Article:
December 21, 2007: At the height of the struggle, when apartheid’s repression was at its most vicious and it seemed as if the apartheid rulers were firmly ensconced in power, we turned to the inspiration of our Hebrew tradition and antecedents.
I could have spent a great deal of time rehearsing how I experienced a deja-vu when I saw a security checkpoint at which Palestinians had to negotiate most of their lives, that I was reminded so painfully of the same checkpoints in apartheid South Africa. I have not gone that route.
No, I have chosen a different approach. A recent report by a clinical psychologist who was himself a soldier in the Israeli Defence Force, Nufan Yishai Katrim, speaks of how Israeli soldiers carried out acts of brutality on Palestinians in the Gaza Strip. One of the soldiers, he said, told of how a new commander went out with them on patrol.
Because of the curfew, there were no Palestinians in sight except a four-year-old boy who was playing with the sand. The commander went and broke the arm of the four-year-old.
When you uphold an unjust dispensation, it corrodes your humanity. In South Africa, a former cabinet minister in the apartheid dispensation showed this. When he was told of the death of Steve Biko, Jimmy Kruger said it left him cold. We believe in a two-state solution of two sovereign, viable states, each with contiguous borders, guaranteed as secure by the international community.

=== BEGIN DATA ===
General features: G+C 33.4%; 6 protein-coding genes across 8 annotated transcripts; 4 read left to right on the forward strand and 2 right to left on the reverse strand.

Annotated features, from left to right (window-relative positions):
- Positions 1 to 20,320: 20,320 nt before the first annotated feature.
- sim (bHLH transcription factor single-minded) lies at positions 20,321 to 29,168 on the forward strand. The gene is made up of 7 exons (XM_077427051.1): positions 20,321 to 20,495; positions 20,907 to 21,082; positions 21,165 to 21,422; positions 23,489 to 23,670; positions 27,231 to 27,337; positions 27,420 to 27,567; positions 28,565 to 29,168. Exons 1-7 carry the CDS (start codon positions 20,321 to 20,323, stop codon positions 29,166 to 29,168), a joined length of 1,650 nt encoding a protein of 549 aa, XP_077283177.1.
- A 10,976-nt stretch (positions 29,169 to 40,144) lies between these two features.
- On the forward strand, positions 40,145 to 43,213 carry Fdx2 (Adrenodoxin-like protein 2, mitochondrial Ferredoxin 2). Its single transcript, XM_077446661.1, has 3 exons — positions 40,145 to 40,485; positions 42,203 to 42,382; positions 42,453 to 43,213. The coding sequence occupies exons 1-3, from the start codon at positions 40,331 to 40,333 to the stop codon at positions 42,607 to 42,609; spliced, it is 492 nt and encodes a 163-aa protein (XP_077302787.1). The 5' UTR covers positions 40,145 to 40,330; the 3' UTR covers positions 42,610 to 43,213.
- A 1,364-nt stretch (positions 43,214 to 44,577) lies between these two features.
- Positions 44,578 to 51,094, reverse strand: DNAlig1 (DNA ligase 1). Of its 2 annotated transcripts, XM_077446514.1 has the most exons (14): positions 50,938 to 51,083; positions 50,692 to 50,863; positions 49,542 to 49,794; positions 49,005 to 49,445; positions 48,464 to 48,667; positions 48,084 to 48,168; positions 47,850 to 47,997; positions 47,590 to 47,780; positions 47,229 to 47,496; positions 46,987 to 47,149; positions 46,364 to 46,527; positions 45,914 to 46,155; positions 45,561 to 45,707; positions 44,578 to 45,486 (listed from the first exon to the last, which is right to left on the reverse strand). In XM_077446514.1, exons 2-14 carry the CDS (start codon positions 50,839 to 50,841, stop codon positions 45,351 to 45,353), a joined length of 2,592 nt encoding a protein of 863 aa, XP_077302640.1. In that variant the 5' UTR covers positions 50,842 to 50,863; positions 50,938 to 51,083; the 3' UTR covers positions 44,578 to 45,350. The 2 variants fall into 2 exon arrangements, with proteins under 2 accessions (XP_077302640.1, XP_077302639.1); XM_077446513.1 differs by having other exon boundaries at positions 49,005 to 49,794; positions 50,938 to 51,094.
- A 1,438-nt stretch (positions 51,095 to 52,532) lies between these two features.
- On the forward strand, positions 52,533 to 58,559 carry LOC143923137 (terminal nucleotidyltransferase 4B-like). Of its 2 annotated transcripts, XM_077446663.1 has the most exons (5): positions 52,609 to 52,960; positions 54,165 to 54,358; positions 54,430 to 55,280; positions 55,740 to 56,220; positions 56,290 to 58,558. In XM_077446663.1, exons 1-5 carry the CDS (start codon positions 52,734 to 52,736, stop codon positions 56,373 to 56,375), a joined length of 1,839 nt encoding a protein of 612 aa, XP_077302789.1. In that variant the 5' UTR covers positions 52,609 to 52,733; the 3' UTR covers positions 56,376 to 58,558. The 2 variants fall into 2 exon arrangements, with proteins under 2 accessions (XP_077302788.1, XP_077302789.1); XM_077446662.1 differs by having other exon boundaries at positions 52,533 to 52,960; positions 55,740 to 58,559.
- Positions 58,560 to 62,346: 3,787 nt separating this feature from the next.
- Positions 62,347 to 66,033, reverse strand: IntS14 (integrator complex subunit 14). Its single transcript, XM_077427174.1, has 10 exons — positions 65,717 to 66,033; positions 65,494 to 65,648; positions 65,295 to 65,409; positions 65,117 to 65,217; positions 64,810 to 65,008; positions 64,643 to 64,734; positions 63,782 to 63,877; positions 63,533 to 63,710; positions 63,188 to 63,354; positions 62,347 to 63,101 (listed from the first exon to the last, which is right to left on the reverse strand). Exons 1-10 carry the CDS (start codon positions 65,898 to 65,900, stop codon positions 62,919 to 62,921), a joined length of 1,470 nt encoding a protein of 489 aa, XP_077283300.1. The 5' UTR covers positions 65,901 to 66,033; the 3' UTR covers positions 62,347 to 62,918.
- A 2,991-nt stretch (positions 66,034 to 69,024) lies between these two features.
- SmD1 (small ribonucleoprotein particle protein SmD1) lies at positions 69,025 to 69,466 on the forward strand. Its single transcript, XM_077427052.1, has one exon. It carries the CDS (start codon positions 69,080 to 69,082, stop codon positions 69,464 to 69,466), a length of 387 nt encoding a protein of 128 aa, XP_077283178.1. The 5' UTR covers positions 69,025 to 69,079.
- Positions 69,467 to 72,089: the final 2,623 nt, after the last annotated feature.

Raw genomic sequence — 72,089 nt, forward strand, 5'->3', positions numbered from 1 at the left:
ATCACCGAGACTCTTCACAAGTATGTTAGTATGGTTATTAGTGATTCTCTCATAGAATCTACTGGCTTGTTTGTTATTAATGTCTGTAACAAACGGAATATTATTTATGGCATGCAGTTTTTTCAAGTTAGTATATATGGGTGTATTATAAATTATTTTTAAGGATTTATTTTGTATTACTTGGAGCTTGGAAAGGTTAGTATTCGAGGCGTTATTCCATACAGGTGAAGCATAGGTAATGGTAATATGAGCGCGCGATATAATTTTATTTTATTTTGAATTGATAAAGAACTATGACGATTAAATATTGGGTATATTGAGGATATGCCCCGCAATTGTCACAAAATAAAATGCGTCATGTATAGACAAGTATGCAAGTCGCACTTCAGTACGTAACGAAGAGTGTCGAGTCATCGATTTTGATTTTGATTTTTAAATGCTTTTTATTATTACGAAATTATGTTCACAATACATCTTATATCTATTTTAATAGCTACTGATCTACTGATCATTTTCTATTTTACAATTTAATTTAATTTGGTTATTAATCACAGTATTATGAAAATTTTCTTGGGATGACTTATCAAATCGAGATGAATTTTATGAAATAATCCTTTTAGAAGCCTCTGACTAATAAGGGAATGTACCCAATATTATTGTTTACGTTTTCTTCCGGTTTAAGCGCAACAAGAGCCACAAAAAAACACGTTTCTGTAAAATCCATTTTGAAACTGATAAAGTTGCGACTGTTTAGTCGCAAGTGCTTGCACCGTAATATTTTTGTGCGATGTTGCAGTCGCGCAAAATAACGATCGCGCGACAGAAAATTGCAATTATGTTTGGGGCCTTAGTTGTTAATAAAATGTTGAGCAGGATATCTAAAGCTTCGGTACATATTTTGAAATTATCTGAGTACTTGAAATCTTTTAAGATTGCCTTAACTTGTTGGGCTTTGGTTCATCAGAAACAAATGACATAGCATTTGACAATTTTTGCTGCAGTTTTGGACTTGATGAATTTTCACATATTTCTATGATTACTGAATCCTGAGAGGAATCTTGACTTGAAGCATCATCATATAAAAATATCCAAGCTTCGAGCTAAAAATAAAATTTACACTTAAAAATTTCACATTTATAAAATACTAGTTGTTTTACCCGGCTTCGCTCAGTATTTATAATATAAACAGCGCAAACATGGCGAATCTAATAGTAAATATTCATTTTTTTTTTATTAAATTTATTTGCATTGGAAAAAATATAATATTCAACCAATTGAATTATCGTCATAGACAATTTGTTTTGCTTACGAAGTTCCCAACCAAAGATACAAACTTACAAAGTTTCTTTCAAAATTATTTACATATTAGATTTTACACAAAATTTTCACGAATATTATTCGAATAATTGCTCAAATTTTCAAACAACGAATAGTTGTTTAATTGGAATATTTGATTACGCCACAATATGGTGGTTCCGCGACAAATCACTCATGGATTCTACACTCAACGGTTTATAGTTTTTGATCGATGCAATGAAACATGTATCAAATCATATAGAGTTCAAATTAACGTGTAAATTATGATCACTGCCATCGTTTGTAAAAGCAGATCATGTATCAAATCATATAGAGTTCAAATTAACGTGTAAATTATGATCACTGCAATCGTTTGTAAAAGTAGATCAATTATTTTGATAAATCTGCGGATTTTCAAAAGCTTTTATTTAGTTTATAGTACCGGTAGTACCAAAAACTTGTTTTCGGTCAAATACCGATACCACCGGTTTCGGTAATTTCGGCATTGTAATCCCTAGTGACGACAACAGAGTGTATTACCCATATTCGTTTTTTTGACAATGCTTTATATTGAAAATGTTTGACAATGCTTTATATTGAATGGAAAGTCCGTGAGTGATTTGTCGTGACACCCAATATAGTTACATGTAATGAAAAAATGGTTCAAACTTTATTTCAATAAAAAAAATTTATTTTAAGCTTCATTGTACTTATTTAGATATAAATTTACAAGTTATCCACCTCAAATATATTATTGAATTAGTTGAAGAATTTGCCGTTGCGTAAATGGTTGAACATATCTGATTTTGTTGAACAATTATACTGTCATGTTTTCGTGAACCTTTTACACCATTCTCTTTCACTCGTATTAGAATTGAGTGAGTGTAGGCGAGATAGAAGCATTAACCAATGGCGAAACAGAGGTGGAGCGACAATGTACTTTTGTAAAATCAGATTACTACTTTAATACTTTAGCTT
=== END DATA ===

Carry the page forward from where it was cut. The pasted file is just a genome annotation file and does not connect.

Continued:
We condemn all acts of terrorism by whoever they are committed. The suicide bomber has to be condemned for targeting innocent civilians. But equally, the Israelis are to be condemned for their acts of indiscriminate reprisal that, too, target innocent civilians. We say: please, please, learn at least one positive lesson from apartheid South Africa.
Under Mr F.W. de Klerk, who must be commended for his outstanding courage, the apartheid rulers decided to negotiate, not with those they liked, but with their sworn enemy. And they found the security that had eluded them for so long and that had cost so much suffering and blood.
It came not from the barrel of a gun. No, it came when the legitimate aspirations and human rights of all were recognised and respected. That was 13 years ago, and the peace is still holding.
Many had predicted that South Africa would be overwhelmed by a catastrophic racial bloodbath. It did not happen because they negotiated in good faith with their enemies. Somebody has said if something has happened once, then clearly it is something possible. It happened in South Africa; why not in the Middle East?
Tutu is a former archbishop of Cape Town and Nobel laureate.